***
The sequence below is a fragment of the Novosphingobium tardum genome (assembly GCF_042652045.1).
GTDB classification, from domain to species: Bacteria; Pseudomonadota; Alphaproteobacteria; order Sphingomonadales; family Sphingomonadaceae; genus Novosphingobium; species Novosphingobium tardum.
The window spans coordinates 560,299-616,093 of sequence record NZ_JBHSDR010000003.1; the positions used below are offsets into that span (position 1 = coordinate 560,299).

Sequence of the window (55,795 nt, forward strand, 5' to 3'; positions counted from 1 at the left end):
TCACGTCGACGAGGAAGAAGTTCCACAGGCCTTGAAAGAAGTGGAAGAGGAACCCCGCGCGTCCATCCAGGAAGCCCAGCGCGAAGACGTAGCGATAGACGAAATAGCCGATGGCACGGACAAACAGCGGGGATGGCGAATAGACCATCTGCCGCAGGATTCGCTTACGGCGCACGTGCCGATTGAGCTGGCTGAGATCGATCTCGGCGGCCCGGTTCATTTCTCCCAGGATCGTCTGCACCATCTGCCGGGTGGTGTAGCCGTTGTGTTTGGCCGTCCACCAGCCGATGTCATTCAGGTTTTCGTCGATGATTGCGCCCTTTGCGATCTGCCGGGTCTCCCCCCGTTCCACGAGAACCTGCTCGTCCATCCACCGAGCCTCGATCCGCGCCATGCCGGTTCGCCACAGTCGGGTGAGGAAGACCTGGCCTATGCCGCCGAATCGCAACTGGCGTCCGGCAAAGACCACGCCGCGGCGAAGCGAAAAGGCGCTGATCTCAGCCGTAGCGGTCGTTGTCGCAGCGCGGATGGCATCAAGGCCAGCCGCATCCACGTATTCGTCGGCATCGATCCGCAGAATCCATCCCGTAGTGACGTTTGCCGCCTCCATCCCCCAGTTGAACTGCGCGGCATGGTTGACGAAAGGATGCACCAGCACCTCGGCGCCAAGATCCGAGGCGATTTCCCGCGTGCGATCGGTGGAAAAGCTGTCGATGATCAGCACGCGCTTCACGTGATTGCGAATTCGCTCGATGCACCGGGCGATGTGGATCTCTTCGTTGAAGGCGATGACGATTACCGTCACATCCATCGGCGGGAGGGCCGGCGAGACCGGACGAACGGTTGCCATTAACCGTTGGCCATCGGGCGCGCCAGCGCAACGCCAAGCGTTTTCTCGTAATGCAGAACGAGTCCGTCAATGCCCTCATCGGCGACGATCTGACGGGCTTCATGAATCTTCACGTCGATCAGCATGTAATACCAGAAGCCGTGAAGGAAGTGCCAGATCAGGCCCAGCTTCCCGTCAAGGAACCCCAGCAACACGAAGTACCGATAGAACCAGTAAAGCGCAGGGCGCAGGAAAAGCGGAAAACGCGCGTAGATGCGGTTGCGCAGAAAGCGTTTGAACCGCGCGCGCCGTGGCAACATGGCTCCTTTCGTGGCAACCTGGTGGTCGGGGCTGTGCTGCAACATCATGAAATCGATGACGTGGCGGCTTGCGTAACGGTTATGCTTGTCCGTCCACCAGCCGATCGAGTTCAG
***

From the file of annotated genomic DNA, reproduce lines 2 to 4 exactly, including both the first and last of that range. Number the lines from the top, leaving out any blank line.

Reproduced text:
GTDB classification, from domain to species: Bacteria; Pseudomonadota; Alphaproteobacteria; order Sphingomonadales; family Sphingomonadaceae; genus Novosphingobium; species Novosphingobium tardum.
The window spans coordinates 560,299-616,093 of sequence record NZ_JBHSDR010000003.1; the positions used below are offsets into that span (position 1 = coordinate 560,299).

Sequence of the window (55,795 nt, forward strand, 5' to 3'; positions counted from 1 at the left end):